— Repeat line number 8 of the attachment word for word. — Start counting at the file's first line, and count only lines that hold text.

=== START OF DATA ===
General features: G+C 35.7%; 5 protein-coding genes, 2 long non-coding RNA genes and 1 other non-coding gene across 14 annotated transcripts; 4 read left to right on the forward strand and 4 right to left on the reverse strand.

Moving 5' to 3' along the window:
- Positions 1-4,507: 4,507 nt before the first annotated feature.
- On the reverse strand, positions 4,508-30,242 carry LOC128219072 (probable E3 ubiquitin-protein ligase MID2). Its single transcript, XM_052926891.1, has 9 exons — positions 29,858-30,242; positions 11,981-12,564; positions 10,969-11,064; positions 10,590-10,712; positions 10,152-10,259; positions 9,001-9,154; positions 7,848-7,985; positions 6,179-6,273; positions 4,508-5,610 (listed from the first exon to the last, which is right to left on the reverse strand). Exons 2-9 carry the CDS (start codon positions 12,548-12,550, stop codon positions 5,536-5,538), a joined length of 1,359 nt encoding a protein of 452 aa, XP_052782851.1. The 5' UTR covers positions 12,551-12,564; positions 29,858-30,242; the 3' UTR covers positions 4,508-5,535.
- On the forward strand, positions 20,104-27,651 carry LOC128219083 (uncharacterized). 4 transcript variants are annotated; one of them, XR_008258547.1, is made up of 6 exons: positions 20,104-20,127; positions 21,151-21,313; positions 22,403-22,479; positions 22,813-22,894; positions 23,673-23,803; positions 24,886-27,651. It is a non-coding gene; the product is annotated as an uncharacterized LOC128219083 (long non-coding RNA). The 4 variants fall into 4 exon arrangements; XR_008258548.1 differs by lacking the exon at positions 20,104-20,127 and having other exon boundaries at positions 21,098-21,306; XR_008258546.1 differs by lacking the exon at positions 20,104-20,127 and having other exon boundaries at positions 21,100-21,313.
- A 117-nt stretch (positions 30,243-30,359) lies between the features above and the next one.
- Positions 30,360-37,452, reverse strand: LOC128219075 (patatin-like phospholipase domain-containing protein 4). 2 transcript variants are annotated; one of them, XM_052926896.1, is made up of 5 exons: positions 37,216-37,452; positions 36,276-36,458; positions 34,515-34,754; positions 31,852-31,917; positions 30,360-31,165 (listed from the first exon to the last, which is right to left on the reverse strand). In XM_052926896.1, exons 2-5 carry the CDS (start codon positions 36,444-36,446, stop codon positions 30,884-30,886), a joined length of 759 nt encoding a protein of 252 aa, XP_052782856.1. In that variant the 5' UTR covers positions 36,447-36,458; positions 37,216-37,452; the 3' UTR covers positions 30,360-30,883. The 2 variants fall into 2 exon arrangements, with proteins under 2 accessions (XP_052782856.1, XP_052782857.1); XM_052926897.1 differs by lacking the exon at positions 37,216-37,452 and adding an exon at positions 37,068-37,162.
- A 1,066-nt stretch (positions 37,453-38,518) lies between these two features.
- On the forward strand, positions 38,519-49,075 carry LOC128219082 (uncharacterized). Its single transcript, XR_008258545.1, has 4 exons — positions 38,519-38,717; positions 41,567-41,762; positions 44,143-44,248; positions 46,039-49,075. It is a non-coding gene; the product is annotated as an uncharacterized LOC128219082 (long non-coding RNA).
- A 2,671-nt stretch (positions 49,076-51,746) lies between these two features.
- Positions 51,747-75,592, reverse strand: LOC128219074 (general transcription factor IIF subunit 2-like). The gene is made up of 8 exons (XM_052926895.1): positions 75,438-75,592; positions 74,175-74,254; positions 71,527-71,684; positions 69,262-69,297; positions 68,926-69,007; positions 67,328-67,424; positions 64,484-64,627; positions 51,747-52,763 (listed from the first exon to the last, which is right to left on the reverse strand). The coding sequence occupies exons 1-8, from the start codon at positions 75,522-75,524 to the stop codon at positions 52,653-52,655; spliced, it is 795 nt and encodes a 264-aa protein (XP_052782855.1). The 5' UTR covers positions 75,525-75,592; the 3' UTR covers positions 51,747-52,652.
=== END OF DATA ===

- A 1,066-nt stretch (positions 37,453-38,518) lies between these two features.